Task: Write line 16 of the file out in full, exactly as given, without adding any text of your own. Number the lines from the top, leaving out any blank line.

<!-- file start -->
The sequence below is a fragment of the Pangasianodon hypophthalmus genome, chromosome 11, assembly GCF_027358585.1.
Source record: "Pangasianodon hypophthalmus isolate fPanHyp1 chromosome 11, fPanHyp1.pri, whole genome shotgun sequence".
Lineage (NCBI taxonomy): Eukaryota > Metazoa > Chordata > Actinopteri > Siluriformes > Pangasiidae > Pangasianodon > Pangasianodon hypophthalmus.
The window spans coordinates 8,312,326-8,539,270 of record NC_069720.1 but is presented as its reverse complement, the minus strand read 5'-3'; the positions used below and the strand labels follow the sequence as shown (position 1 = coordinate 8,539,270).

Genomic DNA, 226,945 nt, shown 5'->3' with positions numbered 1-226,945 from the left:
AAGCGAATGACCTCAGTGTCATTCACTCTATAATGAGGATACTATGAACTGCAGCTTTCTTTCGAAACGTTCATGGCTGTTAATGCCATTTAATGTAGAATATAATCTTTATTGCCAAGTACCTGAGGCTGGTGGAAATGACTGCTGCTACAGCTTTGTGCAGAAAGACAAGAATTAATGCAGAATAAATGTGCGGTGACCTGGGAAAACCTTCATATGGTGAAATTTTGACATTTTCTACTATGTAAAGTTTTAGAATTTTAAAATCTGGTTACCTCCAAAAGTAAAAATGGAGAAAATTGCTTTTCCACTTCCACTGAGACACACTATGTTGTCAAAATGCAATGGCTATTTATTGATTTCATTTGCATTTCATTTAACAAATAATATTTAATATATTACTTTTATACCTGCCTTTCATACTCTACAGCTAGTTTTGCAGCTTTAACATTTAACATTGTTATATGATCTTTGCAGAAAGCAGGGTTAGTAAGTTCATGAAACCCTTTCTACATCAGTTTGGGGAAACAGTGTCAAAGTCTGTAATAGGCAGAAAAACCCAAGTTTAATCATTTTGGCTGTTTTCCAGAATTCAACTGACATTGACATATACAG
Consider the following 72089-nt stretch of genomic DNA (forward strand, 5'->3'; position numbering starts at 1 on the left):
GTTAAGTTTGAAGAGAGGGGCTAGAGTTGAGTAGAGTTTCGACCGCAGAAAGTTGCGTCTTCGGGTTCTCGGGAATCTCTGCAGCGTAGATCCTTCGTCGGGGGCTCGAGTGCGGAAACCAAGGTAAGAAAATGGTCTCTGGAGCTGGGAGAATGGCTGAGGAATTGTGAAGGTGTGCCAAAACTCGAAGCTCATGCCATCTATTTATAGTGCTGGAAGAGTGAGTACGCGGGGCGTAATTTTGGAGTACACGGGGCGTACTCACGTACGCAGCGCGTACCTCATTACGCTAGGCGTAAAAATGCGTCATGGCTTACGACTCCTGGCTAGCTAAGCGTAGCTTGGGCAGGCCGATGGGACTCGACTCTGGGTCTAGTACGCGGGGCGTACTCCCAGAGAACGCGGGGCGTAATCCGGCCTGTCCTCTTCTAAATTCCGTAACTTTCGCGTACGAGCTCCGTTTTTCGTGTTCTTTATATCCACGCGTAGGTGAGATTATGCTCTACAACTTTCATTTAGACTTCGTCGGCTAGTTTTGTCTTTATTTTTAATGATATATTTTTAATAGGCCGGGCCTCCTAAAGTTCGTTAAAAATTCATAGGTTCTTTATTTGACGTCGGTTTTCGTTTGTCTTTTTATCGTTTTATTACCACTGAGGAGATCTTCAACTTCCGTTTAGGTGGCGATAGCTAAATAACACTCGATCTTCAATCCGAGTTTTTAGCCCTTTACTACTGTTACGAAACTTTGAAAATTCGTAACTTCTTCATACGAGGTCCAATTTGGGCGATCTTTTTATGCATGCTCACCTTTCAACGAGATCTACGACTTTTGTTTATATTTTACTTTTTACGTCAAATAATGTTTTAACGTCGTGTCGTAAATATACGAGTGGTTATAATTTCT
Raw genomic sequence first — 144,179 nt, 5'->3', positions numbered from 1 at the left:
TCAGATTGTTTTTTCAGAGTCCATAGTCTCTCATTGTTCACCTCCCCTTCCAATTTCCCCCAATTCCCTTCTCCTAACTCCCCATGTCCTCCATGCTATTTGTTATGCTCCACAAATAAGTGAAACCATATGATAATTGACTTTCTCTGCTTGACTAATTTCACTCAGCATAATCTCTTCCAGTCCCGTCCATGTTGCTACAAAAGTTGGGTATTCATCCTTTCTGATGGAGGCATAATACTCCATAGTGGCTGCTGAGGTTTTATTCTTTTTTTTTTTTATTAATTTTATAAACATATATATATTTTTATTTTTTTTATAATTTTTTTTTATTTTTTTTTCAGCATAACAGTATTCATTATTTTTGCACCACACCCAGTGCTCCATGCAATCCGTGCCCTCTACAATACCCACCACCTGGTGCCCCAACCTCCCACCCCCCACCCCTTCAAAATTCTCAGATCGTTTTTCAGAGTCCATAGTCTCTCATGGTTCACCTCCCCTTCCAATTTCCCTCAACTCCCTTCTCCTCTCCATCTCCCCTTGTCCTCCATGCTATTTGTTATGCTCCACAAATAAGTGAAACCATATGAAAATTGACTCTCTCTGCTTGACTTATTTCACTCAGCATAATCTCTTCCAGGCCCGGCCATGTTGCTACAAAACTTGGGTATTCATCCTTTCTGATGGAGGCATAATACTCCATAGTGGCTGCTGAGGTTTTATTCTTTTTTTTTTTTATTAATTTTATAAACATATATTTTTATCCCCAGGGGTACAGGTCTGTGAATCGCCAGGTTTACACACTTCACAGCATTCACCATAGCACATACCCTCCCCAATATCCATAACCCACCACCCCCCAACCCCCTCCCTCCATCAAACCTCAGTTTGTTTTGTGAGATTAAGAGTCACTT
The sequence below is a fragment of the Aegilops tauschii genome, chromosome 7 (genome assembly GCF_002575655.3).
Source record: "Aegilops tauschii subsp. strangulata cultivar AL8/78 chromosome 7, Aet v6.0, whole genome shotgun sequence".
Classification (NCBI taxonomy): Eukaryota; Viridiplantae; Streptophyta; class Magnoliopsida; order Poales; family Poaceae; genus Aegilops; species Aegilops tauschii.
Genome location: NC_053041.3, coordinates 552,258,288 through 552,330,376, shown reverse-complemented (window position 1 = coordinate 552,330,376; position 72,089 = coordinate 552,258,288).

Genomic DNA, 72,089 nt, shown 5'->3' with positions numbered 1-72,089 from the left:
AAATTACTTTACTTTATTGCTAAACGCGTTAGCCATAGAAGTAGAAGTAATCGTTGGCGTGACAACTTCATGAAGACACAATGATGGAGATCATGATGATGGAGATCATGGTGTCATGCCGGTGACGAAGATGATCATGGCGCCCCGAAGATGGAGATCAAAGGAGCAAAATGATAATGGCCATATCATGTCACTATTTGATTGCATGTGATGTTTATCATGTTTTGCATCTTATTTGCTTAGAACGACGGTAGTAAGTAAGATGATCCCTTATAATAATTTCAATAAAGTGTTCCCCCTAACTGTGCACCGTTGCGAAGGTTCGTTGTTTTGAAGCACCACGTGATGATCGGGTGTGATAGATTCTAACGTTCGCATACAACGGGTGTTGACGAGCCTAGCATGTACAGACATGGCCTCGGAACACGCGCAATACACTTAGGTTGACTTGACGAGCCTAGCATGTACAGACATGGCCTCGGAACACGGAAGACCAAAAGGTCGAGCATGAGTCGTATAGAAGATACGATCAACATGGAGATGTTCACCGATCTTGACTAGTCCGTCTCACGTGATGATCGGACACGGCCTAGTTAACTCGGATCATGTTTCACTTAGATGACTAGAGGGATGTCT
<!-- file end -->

AAATTACTTTACTTTATTGCTAAACGCGTTAGCCATAGAAGTAGAAGTAATCGTTGGCGTGACAACTTCATGAAGACACAATGATGGAGATCATGATGATGGAGATCATGGTGTCATGCCGGTGACGAAGATGATCATGGCGCCCCGAAGATGGAGATCAAAGGAGCAAAATGATAATGGCCATATCATGTCACTATTTGATTGCATGTGATGTTTATCATGTTTTGCATCTTATTTGCTTAGAACGACGGTAGTAAGTAAGATGATCCCTTATAATAATTTCAATAAAGTGTTCCCCCTAACTGTGCACCGTTGCGAAGGTTCGTTGTTTTGAAGCACCACGTGATGATCGGGTGTGATAGATTCTAACGTTCGCATACAACGGGTGTTGACGAGCCTAGCATGTACAGACATGGCCTCGGAACACGCGCAATACACTTAGGTTGACTTGACGAGCCTAGCATGTACAGACATGGCCTCGGAACACGGAAGACCAAAAGGTCGAGCATGAGTCGTATAGAAGATACGATCAACATGGAGATGTTCACCGATCTTGACTAGTCCGTCTCACGTGATGATCGGACACGGCCTAGTTAACTCGGATCATGTTTCACTTAGATGACTAGAGGGATGTCT